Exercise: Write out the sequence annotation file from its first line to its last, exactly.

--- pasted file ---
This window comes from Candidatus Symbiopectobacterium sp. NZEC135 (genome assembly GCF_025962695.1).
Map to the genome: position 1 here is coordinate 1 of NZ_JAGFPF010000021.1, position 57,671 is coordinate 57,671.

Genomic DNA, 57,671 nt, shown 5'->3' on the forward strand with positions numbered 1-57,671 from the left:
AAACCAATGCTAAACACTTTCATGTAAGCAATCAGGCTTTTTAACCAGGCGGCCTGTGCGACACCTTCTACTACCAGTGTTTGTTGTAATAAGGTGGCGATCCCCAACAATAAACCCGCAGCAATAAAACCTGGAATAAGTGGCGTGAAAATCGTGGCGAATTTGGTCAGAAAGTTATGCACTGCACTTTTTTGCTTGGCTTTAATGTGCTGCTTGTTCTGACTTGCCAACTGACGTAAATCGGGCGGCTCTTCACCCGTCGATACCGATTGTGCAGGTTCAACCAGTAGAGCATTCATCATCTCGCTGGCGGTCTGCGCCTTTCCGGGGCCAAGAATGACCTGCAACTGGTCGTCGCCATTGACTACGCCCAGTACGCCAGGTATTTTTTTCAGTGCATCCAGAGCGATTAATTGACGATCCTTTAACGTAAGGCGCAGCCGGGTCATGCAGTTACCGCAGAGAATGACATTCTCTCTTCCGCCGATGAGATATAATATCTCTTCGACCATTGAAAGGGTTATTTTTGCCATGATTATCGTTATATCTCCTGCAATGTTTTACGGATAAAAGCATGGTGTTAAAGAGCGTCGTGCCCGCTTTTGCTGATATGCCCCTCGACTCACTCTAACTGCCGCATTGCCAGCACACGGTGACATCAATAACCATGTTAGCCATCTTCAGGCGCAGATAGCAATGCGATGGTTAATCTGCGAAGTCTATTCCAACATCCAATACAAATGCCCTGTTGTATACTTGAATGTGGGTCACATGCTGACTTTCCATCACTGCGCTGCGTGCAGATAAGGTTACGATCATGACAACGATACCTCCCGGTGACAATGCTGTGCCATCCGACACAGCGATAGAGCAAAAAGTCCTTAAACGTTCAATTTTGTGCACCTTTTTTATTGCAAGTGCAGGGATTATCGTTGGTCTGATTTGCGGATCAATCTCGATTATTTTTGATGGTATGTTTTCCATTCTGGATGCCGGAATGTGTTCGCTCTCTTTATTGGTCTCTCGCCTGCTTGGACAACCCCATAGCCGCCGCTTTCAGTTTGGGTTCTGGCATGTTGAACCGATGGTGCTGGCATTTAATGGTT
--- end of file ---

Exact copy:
This window comes from Candidatus Symbiopectobacterium sp. NZEC135 (genome assembly GCF_025962695.1).
Map to the genome: position 1 here is coordinate 1 of NZ_JAGFPF010000021.1, position 57,671 is coordinate 57,671.

Genomic DNA, 57,671 nt, shown 5'->3' on the forward strand with positions numbered 1-57,671 from the left:
AAACCAATGCTAAACACTTTCATGTAAGCAATCAGGCTTTTTAACCAGGCGGCCTGTGCGACACCTTCTACTACCAGTGTTTGTTGTAATAAGGTGGCGATCCCCAACAATAAACCCGCAGCAATAAAACCTGGAATAAGTGGCGTGAAAATCGTGGCGAATTTGGTCAGAAAGTTATGCACTGCACTTTTTTGCTTGGCTTTAATGTGCTGCTTGTTCTGACTTGCCAACTGACGTAAATCGGGCGGCTCTTCACCCGTCGATACCGATTGTGCAGGTTCAACCAGTAGAGCATTCATCATCTCGCTGGCGGTCTGCGCCTTTCCGGGGCCAAGAATGACCTGCAACTGGTCGTCGCCATTGACTACGCCCAGTACGCCAGGTATTTTTTTCAGTGCATCCAGAGCGATTAATTGACGATCCTTTAACGTAAGGCGCAGCCGGGTCATGCAGTTACCGCAGAGAATGACATTCTCTCTTCCGCCGATGAGATATAATATCTCTTCGACCATTGAAAGGGTTATTTTTGCCATGATTATCGTTATATCTCCTGCAATGTTTTACGGATAAAAGCATGGTGTTAAAGAGCGTCGTGCCCGCTTTTGCTGATATGCCCCTCGACTCACTCTAACTGCCGCATTGCCAGCACACGGTGACATCAATAACCATGTTAGCCATCTTCAGGCGCAGATAGCAATGCGATGGTTAATCTGCGAAGTCTATTCCAACATCCAATACAAATGCCCTGTTGTATACTTGAATGTGGGTCACATGCTGACTTTCCATCACTGCGCTGCGTGCAGATAAGGTTACGATCATGACAACGATACCTCCCGGTGACAATGCTGTGCCATCCGACACAGCGATAGAGCAAAAAGTCCTTAAACGTTCAATTTTGTGCACCTTTTTTATTGCAAGTGCAGGGATTATCGTTGGTCTGATTTGCGGATCAATCTCGATTATTTTTGATGGTATGTTTTCCATTCTGGATGCCGGAATGTGTTCGCTCTCTTTATTGGTCTCTCGCCTGCTTGGACAACCCCATAGCCGCCGCTTTCAGTTTGGGTTCTGGCATGTTGAACCGATGGTGCTGGCATTTAATGGTT